Posts tagged as:

IPv4

More IPv4 Used but Unallocated

by Leo Vegoda on July 30, 2009

Some IPv4 /8s have been used to number IP networks in an unofficial and improper way. That is, they have been used without being properly allocated and registered in a public Whois database. In most cases these networks are mostly private, used internally in their organization, and so the addresses are not seen in the Internet’s routing system. The organizations using these addresses have relied on the overall availability of IPv4 addresses so that there was no pressing need to allocate all of the /8s that IANA manages. With the decreasing IANA free pool of unallocated IPv4 addresses, it is now clear that every last one of them will ultimately be allocated to the RIRs.

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Tell us what you think – public comment rundown

by Kieren McCarthy on February 18, 2009

In the build up to every ICANN meeting, there is always a glut of public comment periods as reports are finished in time for the community to review them before discussing them in person.

Mexico City is no exception. Although this time, it is very much easier to get a quick overview of what is out from public comment from the front page of the ICANN website (the third box down on the right). Just to present you with another avenue to finding out about these public comment periods however, there are all listed below with quick explanations of what they are and the dates when they close.

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Which region is taking the lead in IPv6 deployment?

by Leo Vegoda on September 28, 2008

IPv6 is in the news because the mainstream media have started to pick up the fact that IPv4 will be fully allocated in the next two or three years. And IPv6 deployment is important if we want to keep the Internet growing sustainably.

So where is IPv6 deployment most evident? It?s a very difficult thing to measure. It is difficult to measure the amount of IPv6 traffic as so much of it is tunneled inside of IPv4. And anyway, tunneled traffic is probably from end users rather than ISPs, but we need ISPs to deploy IPv6 to allow the Internet to grow. So how can we see where ISPs are deploying IPv6 in their networks?

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Asia-Pacific Registry/Registrar Regional Gathering Concluded

by Craig Schwartz on September 15, 2008

On 10-11 September 2008, ICANN hosted its third Asia/Pacific regional gathering in Seoul, Korea. The regional gathering approach to broadening participation in the ICANN process for gTLD registries and ICANN-accredited registrars was first introduced in February 2005 in Brussels, Belgium. And, since that time, ICANN has conducted annually three outreach events – one each in the Asia/Pacific, Europe and North America regions. As the participation in the community continues to expand to all parts of the world, ICANN anticipates adjusting the model to include other areas such as Latin America/Caribbean Islands, South America, Africa and the Middle East.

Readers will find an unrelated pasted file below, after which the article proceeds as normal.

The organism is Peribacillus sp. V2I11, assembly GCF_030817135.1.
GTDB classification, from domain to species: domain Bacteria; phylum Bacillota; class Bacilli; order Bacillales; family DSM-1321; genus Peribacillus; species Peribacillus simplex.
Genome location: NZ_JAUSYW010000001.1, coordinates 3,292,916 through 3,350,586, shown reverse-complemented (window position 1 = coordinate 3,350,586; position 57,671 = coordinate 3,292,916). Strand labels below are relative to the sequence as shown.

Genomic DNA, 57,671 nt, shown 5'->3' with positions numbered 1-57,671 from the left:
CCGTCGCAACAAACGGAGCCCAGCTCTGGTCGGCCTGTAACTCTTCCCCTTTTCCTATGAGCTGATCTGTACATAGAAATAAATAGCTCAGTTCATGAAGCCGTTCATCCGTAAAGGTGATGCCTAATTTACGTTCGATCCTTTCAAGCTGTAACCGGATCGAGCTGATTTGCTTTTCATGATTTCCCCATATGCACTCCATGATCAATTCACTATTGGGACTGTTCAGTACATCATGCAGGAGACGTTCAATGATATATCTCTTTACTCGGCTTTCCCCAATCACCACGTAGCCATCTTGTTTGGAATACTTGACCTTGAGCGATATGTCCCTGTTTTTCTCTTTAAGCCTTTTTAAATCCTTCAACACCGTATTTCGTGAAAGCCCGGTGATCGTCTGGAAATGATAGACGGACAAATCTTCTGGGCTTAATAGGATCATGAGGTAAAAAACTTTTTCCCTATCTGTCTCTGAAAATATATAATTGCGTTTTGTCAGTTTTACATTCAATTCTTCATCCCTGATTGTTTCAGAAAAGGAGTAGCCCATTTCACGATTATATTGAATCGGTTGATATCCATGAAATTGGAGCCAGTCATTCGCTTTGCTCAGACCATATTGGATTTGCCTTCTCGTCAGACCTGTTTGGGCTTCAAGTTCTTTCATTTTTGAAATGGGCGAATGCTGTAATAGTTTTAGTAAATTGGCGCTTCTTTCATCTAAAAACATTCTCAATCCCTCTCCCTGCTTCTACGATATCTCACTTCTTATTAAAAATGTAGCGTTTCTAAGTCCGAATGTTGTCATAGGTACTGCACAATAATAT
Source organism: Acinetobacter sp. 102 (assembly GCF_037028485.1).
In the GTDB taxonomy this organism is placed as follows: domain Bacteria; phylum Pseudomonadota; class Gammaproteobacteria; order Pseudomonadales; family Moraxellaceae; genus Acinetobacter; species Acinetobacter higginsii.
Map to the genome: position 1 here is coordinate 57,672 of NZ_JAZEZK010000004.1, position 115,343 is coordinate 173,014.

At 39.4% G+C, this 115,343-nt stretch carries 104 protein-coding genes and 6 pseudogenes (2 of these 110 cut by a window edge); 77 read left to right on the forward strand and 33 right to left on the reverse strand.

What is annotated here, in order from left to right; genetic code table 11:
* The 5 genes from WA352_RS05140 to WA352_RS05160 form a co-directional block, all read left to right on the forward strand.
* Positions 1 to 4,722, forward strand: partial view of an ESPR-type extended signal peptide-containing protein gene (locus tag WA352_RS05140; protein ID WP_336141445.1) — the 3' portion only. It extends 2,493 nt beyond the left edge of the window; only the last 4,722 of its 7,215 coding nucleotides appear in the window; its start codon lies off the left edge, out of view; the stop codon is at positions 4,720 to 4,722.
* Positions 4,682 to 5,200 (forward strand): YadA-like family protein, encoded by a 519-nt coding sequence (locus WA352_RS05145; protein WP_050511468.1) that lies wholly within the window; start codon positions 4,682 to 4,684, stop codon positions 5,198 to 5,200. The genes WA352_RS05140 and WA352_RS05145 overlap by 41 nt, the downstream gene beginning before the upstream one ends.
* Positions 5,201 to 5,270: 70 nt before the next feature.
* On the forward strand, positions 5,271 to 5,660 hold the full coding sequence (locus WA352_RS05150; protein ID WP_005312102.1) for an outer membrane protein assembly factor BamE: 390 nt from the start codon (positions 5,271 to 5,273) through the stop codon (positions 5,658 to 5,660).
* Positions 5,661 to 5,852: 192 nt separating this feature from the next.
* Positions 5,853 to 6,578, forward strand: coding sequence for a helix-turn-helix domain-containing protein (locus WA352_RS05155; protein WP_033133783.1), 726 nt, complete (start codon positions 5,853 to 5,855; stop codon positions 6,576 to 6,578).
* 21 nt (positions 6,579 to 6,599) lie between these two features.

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Used but Unallocated

by Leo Vegoda on August 4, 2008

In February I commented about how we have been doing some research into the use of unallocated address space on the Internet.

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IPv6 was easier than I had expected

by Leo Vegoda on March 12, 2008

Back in October I wrote about how my landlord provides an Internet connection with a private IPv4 address. I explained that I want to connect several devices and so I have installed my own NAT and now sit behind a “double NAT”. The only problems I’ve had have been with some VoIP software that can’t jump multiple NATs.

My landlord isn’t the only ISP providing an Internet connection using private IPv4 addresses. As mentioned at the last AfriNIC meeting, there are many millions of connections sitting behind hierarchies of IPv4 NATs.

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No more “Various Registries”

by Leo Vegoda on February 27, 2008

Last week we improved the format of the IANA IPv4 Address Space Registry. It is now much easier to see which address space is available for allocation to RIRs and which address space is reserved for Multicast and Future Use.

We made other changes, too. The IPv4 registry used to report that a lot of /8s were allocated to “Various Registries”. That wasn’t very helpful to anyone; it was a bit like saying “we don’t know”. In fact, the RIRs have been providing DNS and Whois services for addresses in these /8s but the IANA IPv4 registry didn’t indicate which RIR to consult because addresses in each of these /8s are often used by organisations in different RIR regions.

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Recovering IPv4 Address Space

by Leo Vegoda on February 6, 2008

More IPv4 /8s returned to an “IANA – Reserved” status in 2007 then ever before.

With help from the Regional Internet Registries, three /8s were returned in 2007 and last month we recovered one more. We now have 43 unallocated /8s. Here’s a table showing the details of the returned blocks.

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